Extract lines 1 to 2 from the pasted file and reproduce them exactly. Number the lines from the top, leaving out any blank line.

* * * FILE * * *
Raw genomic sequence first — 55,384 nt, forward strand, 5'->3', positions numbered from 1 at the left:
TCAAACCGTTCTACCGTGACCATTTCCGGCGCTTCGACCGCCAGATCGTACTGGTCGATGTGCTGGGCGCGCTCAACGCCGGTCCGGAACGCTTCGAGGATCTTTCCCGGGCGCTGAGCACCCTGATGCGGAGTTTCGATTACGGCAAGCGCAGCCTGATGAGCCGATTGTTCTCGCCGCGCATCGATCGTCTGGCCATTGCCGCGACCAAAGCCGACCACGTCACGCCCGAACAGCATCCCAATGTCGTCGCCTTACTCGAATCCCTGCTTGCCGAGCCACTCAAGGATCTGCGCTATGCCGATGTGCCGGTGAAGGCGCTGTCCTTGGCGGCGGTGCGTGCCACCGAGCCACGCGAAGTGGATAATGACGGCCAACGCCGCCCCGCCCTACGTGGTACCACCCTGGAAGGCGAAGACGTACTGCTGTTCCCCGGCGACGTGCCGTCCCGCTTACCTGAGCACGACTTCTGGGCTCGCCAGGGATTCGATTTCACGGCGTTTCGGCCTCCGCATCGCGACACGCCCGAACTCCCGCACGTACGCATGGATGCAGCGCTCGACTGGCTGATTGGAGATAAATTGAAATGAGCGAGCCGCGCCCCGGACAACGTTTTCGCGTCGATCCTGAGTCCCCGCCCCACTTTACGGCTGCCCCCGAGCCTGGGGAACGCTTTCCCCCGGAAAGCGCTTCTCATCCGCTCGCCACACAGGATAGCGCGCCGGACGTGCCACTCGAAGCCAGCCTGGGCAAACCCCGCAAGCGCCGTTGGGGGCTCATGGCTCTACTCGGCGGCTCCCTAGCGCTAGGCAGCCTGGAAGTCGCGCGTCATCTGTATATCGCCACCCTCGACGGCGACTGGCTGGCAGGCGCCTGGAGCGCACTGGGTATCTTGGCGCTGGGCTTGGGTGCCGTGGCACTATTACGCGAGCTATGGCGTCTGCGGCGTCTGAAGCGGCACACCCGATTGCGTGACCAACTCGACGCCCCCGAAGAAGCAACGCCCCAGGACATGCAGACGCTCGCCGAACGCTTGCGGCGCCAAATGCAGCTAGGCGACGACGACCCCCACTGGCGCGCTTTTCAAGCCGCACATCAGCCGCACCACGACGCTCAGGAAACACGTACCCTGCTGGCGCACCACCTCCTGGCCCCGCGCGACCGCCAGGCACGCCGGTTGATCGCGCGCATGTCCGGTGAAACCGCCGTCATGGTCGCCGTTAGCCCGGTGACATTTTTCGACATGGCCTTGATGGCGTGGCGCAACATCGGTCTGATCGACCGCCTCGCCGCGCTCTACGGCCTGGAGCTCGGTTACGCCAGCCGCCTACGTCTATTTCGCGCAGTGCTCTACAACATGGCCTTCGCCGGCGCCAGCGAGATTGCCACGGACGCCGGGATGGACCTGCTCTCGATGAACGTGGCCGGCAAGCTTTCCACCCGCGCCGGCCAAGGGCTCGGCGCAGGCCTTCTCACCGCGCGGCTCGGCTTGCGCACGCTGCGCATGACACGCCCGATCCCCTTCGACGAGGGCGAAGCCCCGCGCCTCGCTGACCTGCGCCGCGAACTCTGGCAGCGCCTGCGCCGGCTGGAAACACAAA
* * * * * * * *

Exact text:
Raw genomic sequence first — 55,384 nt, forward strand, 5'->3', positions numbered from 1 at the left:
TCAAACCGTTCTACCGTGACCATTTCCGGCGCTTCGACCGCCAGATCGTACTGGTCGATGTGCTGGGCGCGCTCAACGCCGGTCCGGAACGCTTCGAGGATCTTTCCCGGGCGCTGAGCACCCTGATGCGGAGTTTCGATTACGGCAAGCGCAGCCTGATGAGCCGATTGTTCTCGCCGCGCATCGATCGTCTGGCCATTGCCGCGACCAAAGCCGACCACGTCACGCCCGAACAGCATCCCAATGTCGTCGCCTTACTCGAATCCCTGCTTGCCGAGCCACTCAAGGATCTGCGCTATGCCGATGTGCCGGTGAAGGCGCTGTCCTTGGCGGCGGTGCGTGCCACCGAGCCACGCGAAGTGGATAATGACGGCCAACGCCGCCCCGCCCTACGTGGTACCACCCTGGAAGGCGAAGACGTACTGCTGTTCCCCGGCGACGTGCCGTCCCGCTTACCTGAGCACGACTTCTGGGCTCGCCAGGGATTCGATTTCACGGCGTTTCGGCCTCCGCATCGCGACACGCCCGAACTCCCGCACGTACGCATGGATGCAGCGCTCGACTGGCTGATTGGAGATAAATTGAAATGAGCGAGCCGCGCCCCGGACAACGTTTTCGCGTCGATCCTGAGTCCCCGCCCCACTTTACGGCTGCCCCCGAGCCTGGGGAACGCTTTCCCCCGGAAAGCGCTTCTCATCCGCTCGCCACACAGGATAGCGCGCCGGACGTGCCACTCGAAGCCAGCCTGGGCAAACCCCGCAAGCGCCGTTGGGGGCTCATGGCTCTACTCGGCGGCTCCCTAGCGCTAGGCAGCCTGGAAGTCGCGCGTCATCTGTATATCGCCACCCTCGACGGCGACTGGCTGGCAGGCGCCTGGAGCGCACTGGGTATCTTGGCGCTGGGCTTGGGTGCCGTGGCACTATTACGCGAGCTATGGCGTCTGCGGCGTCTGAAGCGGCACACCCGATTGCGTGACCAACTCGACGCCCCCGAAGAAGCAACGCCCCAGGACATGCAGACGCTCGCCGAACGCTTGCGGCGCCAAATGCAGCTAGGCGACGACGACCCCCACTGGCGCGCTTTTCAAGCCGCACATCAGCCGCACCACGACGCTCAGGAAACACGTACCCTGCTGGCGCACCACCTCCTGGCCCCGCGCGACCGCCAGGCACGCCGGTTGATCGCGCGCATGTCCGGTGAAACCGCCGTCATGGTCGCCGTTAGCCCGGTGACATTTTTCGACATGGCCTTGATGGCGTGGCGCAACATCGGTCTGATCGACCGCCTCGCCGCGCTCTACGGCCTGGAGCTCGGTTACGCCAGCCGCCTACGTCTATTTCGCGCAGTGCTCTACAACATGGCCTTCGCCGGCGCCAGCGAGATTGCCACGGACGCCGGGATGGACCTGCTCTCGATGAACGTGGCCGGCAAGCTTTCCACCCGCGCCGGCCAAGGGCTCGGCGCAGGCCTTCTCACCGCGCGGCTCGGCTTGCGCACGCTGCGCATGACACGCCCGATCCCCTTCGACGAGGGCGAAGCCCCGCGCCTCGCTGACCTGCGCCGCGAACTCTGGCAGCGCCTGCGCCGGCTGGAAACACAAA